Why Google Isn’t Giving Update Advice Anymore

John Warner

May 16, 20199 min read
Why Google Isn’t Giving Update Advice Anymore

Before I get in to it, I have to admit that this is, essentially, a conspiracy theory (though most inference from Google behavior has to be) and the title of this piece could easily have been ‘The possible reason Google is probably not, most of the time, giving advice about a large proportion of reasonably large updates’.

I want to believe

This is my personal Area 51 mystery (though I would say it is probably easier to penetrate the intentions of the US government’s Groom Lake base than those of Google), so I will concede immediately that this theory of mine (which I have been boring my colleagues at Click Consult with for a while) may not be true now – but it will almost certainly be true in the next few years. My theory? No-one knows what they are talking about.

Machine Learning

Over the last decade, machine learning has come on in leaps and bounds, and the big tech companies have played a large part in that progress by virtue of throwing money at it. But what has probably been the most influential reason for the rapid progress the industry has experienced has been the adoption of the neural network method of machine learning — the method that played a part in IBMs Watson winning at Jeopardy and Google identifying cats in unlabeled videos (harder than it sounds).

For a long time, it was assumed that AI, robots or your personal sci-fi silicon intelligence of choice would be programmed from the ground up by human, computer scientists, or puckish hacker geniuses that just won’t play by the rules. However, as with most things, what held us back was us. Even the towering intellects attempting to fully pre-program artificial intelligence could not successfully produce more than narrow intelligence – things which are little more than tools.

Neural networks, the computation method loosely based on the networks in animal brains, have allowed us to get out of our own way – enabling machines to learn through rapid iteration. Neural networks have no need for human teachers; they are a hodgepodge of interlinking pathways that do a job – and while we can judge how well they do that job (as, in my conspiracy, would be the role of Google’s ‘Quality Raters’), we are incapable, for the most part, of describing exactly how the job was done. As you can see in the diagram below – we can control the input, we can observe the output, but the actual computation is hidden.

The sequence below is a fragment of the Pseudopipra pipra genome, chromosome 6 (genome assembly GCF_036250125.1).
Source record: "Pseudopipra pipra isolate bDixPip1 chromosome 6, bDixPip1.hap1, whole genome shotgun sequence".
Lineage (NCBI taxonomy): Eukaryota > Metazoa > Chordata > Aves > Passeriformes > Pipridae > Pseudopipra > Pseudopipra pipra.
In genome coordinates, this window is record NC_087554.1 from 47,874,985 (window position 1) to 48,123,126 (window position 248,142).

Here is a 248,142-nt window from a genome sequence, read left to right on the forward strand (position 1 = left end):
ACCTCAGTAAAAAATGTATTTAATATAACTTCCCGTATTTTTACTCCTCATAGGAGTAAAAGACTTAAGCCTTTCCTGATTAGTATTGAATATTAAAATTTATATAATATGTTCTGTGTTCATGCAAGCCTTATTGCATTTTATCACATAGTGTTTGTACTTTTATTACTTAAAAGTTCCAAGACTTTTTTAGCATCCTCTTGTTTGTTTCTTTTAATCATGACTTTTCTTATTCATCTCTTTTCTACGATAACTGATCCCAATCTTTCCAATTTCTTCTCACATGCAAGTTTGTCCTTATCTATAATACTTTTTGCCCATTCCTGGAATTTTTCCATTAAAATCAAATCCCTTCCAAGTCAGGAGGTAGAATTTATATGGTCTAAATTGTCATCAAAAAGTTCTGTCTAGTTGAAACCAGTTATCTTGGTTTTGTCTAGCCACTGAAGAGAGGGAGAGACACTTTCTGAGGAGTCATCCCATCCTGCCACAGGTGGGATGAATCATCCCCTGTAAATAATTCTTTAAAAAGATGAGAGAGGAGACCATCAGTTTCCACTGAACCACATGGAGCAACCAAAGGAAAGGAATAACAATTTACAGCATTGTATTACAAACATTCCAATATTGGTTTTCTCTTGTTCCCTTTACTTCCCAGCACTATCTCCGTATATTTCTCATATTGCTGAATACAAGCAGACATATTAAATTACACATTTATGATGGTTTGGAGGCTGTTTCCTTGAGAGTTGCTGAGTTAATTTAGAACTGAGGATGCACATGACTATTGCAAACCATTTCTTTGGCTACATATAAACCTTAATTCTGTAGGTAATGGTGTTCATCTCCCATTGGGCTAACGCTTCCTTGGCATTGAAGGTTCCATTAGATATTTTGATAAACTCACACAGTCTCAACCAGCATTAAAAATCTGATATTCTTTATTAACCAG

a neural network diagram

To make an entirely too simple analogy, it is as though we can place the eggs, flour, milk, sugar, and butter in to a box and from that box we can take a cake some moments later – and while we can infer the process that led to the cake from the ingredients, we have no way of knowing for certain.

Here is a link to a video by a favorite YouTuber of mine, CGP Grey, whose video on machine learning is a great primer. However, all of this has been leading up to the concept that is at the heart of this conspiracy theory of mine.

Google Patents

If any of you follow the work of Bill Slawski – a former lawyer turned SEO and the go-to authority on Google patents – you will have watched the proliferation of patents granted to Google over the last five years that deal specifically with mathematical inference from user interactions and automated quality assessment. This includes patents such as the following on using CTR and other user interactions to improve search results.

In general, the subject matter described in this specification can be embodied in a computer-implemented method that includes determining a measure of relevance for a document result within a context of a search query for which the document result is returned, the determining being based on a first number in relation to a second number, the first number corresponding to longer views of the document result, and the second number corresponding to at least shorter views of the document result; and outputting the measure of relevance to a ranking engine for ranking of search results, including the document result, for a new search corresponding to the search query. The subject matter described in this specification can also be embodied in various corresponding computer program products, apparatus and systems.